Árbol de la Vida to Celebrate Día de los Muertos

Every year I look forward to this season because I get to build my altar in celebration of Day of the Dead. As my altar comes to life with calaveras, food, and candles I take a moment to reflect upon the passage of time as well as the souls that have slipped away with it through the pictures that I display. Some bring a smile to my face while others evoke sadness thinking of the physical absence of those that I have loved deeply.

As the years continue to pass, my altar grows and grows and incorporates new pictures and Day of the Dead decor and recently I decided to add an árbol de la vida – or tree of life to it. A tree of life in the traditional sense has a number of meanings that span cultures and time. The one that resonated most with me was that it serves as a symbol of family and connection to our ancestors. Just the way a tree sprouts from a seed, grows, and branches out, it also bears fruit and gives life to the next generation to begin anew.

This year’s tree of life displays photos of my maternal grandparents and great grandparents as well as ornaments that remind me of them – butterflies and a hummingbird for my grandma Lola, dancing calacas for my grandma Maclovia and grandpa Ted who would tear it up on the dance floor dancing to norteñas at family fiestas, and the heart is a symbol of my great grandparents’ love for one another as well as their families.

One new addition to my arbolito this year includes these adorable sugar skull ornaments, which Amado and Valentina enjoyed making and eating – recipe and step-by-step instructions for these calaveritas coming soon!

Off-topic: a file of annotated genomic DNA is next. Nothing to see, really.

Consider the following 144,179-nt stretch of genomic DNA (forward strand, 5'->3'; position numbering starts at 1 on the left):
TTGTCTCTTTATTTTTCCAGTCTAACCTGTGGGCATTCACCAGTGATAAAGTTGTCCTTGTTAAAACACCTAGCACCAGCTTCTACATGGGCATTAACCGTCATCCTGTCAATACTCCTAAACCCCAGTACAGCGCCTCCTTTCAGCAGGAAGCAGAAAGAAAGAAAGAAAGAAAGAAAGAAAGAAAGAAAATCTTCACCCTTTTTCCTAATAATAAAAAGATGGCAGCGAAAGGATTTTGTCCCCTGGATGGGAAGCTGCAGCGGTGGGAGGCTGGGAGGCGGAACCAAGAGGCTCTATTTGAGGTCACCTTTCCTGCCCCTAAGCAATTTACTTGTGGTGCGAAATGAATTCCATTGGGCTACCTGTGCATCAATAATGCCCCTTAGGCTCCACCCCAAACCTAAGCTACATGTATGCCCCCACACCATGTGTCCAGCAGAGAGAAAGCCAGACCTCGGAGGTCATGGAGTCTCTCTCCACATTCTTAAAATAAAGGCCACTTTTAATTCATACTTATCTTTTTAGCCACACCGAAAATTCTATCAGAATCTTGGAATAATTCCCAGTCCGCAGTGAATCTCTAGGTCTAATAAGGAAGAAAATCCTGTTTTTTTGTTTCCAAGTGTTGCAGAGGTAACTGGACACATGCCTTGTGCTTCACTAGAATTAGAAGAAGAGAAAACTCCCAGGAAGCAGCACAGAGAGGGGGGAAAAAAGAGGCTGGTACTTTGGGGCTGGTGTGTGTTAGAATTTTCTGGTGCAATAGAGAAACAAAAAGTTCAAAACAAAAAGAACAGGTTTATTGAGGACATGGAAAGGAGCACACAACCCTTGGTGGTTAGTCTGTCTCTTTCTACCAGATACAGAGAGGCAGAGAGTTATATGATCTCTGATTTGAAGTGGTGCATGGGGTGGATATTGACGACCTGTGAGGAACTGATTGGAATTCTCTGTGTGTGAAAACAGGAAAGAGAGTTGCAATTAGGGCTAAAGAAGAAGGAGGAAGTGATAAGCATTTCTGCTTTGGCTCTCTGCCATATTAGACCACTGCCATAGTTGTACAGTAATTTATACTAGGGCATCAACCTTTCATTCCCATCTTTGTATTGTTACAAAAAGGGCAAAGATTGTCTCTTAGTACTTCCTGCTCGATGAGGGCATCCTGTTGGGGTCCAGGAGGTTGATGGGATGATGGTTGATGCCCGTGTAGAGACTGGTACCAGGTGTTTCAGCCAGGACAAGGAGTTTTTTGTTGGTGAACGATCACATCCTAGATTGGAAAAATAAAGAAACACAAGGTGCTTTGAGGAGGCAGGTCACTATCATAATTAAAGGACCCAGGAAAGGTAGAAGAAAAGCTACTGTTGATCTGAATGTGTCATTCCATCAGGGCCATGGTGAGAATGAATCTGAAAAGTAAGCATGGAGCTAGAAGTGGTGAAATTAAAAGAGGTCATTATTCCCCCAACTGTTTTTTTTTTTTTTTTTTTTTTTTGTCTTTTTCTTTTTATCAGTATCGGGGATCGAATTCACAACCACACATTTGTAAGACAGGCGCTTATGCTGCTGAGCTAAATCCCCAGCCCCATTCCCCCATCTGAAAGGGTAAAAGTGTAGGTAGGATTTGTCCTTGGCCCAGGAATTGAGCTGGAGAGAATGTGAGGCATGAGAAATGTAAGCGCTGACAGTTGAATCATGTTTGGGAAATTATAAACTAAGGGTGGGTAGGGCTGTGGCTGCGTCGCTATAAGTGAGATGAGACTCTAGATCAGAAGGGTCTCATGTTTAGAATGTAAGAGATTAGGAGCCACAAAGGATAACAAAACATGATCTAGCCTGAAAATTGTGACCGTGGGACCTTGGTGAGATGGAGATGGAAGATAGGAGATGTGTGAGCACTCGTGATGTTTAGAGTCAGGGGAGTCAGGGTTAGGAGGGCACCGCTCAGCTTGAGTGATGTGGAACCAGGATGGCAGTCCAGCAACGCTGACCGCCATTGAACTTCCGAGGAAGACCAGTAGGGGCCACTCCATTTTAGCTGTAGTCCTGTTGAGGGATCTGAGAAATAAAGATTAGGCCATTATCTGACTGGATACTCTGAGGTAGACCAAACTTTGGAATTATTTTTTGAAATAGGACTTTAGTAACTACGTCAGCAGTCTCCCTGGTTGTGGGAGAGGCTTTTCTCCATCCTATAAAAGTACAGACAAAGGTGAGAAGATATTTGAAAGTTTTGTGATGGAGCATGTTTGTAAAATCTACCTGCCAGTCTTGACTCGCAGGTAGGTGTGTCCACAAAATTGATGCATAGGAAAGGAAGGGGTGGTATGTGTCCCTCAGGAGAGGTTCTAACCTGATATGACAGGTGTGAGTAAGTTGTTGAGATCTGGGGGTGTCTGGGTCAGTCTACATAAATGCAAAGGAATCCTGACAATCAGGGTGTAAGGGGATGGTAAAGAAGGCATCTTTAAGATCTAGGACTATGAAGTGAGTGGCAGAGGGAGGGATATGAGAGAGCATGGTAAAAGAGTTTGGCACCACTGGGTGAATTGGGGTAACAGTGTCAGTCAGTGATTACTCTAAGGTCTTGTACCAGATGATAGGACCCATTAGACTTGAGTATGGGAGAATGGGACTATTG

If you currently build an altar to commemorate the memory of a loved one on Día de los Muertos, this is a great way to expand upon it. But if you’re limited on space or have never built one, this is also an easy way to get started and a beautiful way to create a mini ofrenda, without taking up too much space. My little árbol breathes life into our home every Day of the Dead and has even provided yet another way for my children to get involved in this special tradition.

Handmade Mini Mariposa Catrina by Artist Ricardo Soltero, handwoven rug made in Teotitlán del Valle, Oaxaca

Here’s what you need to create your own árbol de la vida to Celebrate Día de los Muertos:
Dry tree branch, preferably one with upward facing branches
Large sturdy vase, if using one with a wide opening, you can weight it down by placing rocks inside
Decorative garland – marigolds, pompoms, or colorful ribbons work well
Photos of loved ones you’ll be honoring
Meaningful mementos or ornaments, nothing too heavy and twine to hang them

To assemble, simply stick tree branch into the vase and decorate branches with photos and mementos!

Photography + Styling: Cacey McReavy 


Categories: Cultura, Day of the Dead, Mexican Culture


  1. Keeping Day of the Dead Traditions Alive Through Family and Food | Yummly – NewsDeal - October 23, 2021

    […] this straightforward buñuelo recipe — they double as ornaments in the event you’ll be making a tree of life for Day of the Dead, […]


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